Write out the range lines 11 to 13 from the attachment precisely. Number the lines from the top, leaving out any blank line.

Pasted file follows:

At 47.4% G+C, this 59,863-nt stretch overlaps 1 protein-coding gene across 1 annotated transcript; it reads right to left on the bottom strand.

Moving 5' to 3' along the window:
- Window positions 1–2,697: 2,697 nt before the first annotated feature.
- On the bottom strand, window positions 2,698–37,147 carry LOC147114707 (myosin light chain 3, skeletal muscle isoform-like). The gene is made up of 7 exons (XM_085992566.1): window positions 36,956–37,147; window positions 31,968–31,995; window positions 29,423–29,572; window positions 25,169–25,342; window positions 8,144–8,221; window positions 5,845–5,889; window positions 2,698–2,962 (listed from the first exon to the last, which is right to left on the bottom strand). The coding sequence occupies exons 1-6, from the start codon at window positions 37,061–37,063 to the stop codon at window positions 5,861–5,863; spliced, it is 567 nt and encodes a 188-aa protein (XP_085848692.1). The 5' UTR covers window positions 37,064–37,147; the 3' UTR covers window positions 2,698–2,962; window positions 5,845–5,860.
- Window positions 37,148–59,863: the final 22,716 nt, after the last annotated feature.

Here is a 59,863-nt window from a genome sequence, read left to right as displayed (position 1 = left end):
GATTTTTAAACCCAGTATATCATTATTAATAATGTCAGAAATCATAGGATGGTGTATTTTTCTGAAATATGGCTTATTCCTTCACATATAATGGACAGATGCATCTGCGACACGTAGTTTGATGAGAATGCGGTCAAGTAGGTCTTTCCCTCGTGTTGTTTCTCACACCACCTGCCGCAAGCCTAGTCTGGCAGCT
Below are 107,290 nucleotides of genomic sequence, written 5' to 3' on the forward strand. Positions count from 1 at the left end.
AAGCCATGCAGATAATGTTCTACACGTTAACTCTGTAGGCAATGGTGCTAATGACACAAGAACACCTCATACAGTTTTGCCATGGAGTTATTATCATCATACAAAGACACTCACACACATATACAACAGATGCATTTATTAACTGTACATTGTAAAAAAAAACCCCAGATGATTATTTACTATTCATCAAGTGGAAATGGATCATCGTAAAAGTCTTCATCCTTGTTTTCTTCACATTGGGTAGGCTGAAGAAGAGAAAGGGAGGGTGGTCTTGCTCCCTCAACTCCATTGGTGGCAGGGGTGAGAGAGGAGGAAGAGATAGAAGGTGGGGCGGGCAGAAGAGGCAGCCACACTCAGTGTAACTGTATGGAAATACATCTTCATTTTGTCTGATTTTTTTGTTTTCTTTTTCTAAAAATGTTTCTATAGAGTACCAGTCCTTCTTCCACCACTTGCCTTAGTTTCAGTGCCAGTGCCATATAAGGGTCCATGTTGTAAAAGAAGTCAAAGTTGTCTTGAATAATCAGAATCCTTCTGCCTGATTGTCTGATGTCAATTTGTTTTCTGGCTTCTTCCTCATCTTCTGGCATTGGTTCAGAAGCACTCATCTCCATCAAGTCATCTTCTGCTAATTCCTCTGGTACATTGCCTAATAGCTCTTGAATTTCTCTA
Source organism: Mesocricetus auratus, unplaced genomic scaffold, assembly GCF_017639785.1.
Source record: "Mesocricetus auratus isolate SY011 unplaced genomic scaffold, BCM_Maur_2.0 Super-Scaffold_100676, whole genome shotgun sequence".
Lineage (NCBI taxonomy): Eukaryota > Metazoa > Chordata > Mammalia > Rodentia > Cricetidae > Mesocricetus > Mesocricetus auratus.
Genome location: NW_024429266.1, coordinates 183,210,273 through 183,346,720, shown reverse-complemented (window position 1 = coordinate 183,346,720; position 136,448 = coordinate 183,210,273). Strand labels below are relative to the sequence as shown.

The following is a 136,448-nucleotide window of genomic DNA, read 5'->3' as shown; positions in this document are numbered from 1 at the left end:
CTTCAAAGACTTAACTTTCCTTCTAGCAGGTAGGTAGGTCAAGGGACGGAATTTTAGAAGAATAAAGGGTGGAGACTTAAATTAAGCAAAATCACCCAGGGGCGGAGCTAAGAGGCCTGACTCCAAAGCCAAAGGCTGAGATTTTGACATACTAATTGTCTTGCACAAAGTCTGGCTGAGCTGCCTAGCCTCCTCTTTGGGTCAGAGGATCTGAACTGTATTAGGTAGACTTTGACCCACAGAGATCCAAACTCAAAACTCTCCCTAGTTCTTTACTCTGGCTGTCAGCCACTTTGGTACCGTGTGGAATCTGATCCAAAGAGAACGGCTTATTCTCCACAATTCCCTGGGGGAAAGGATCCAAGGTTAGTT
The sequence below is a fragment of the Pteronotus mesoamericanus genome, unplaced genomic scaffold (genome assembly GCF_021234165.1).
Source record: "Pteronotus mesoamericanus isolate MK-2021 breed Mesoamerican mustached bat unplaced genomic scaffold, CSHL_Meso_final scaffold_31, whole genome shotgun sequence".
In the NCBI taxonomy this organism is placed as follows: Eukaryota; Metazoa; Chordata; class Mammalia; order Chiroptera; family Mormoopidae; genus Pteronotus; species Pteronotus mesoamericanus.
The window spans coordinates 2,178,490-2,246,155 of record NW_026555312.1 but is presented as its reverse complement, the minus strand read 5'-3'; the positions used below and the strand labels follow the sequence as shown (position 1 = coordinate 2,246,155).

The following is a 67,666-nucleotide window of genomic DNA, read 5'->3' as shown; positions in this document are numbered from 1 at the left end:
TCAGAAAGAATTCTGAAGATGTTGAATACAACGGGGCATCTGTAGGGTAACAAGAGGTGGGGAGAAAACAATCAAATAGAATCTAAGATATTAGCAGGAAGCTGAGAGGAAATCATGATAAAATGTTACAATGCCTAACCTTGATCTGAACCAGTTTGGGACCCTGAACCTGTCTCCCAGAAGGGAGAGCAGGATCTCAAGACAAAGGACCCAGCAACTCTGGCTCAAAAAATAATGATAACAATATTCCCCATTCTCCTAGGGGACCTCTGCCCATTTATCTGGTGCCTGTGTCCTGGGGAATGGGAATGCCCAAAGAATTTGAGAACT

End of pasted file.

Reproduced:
Source record: "Mesocricetus auratus isolate SY011 unplaced genomic scaffold, BCM_Maur_2.0 Super-Scaffold_100676, whole genome shotgun sequence".
Lineage (NCBI taxonomy): Eukaryota > Metazoa > Chordata > Mammalia > Rodentia > Cricetidae > Mesocricetus > Mesocricetus auratus.
Genome location: NW_024429266.1, coordinates 183,210,273 through 183,346,720, shown reverse-complemented (window position 1 = coordinate 183,346,720; position 136,448 = coordinate 183,210,273). Strand labels below are relative to the sequence as shown.